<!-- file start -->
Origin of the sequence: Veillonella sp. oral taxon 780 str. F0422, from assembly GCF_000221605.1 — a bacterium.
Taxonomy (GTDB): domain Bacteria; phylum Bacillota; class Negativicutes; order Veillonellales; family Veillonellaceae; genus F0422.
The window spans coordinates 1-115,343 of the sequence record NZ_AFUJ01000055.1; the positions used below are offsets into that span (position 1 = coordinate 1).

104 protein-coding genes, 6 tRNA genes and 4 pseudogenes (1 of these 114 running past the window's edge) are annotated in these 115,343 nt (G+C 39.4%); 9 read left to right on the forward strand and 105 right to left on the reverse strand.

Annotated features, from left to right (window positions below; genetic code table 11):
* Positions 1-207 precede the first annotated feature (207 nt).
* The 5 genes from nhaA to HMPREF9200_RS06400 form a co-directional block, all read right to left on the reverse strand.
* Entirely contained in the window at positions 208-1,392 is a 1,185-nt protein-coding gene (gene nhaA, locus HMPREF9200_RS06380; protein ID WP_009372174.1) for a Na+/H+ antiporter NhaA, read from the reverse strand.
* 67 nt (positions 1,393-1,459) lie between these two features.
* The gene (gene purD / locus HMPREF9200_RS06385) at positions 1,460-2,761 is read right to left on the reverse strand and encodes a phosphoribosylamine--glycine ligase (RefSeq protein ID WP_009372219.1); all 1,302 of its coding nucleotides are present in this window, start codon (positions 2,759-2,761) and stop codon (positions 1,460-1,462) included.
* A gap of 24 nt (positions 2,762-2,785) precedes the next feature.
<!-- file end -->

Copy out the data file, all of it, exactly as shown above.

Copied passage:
Origin of the sequence: Veillonella sp. oral taxon 780 str. F0422, from assembly GCF_000221605.1 — a bacterium.
Taxonomy (GTDB): domain Bacteria; phylum Bacillota; class Negativicutes; order Veillonellales; family Veillonellaceae; genus F0422.
The window spans coordinates 1-115,343 of the sequence record NZ_AFUJ01000055.1; the positions used below are offsets into that span (position 1 = coordinate 1).

104 protein-coding genes, 6 tRNA genes and 4 pseudogenes (1 of these 114 running past the window's edge) are annotated in these 115,343 nt (G+C 39.4%); 9 read left to right on the forward strand and 105 right to left on the reverse strand.

Annotated features, from left to right (window positions below; genetic code table 11):
* Positions 1-207 precede the first annotated feature (207 nt).
* The 5 genes from nhaA to HMPREF9200_RS06400 form a co-directional block, all read right to left on the reverse strand.
* Entirely contained in the window at positions 208-1,392 is a 1,185-nt protein-coding gene (gene nhaA, locus HMPREF9200_RS06380; protein ID WP_009372174.1) for a Na+/H+ antiporter NhaA, read from the reverse strand.
* 67 nt (positions 1,393-1,459) lie between these two features.
* The gene (gene purD / locus HMPREF9200_RS06385) at positions 1,460-2,761 is read right to left on the reverse strand and encodes a phosphoribosylamine--glycine ligase (RefSeq protein ID WP_009372219.1); all 1,302 of its coding nucleotides are present in this window, start codon (positions 2,759-2,761) and stop codon (positions 1,460-1,462) included.
* A gap of 24 nt (positions 2,762-2,785) precedes the next feature.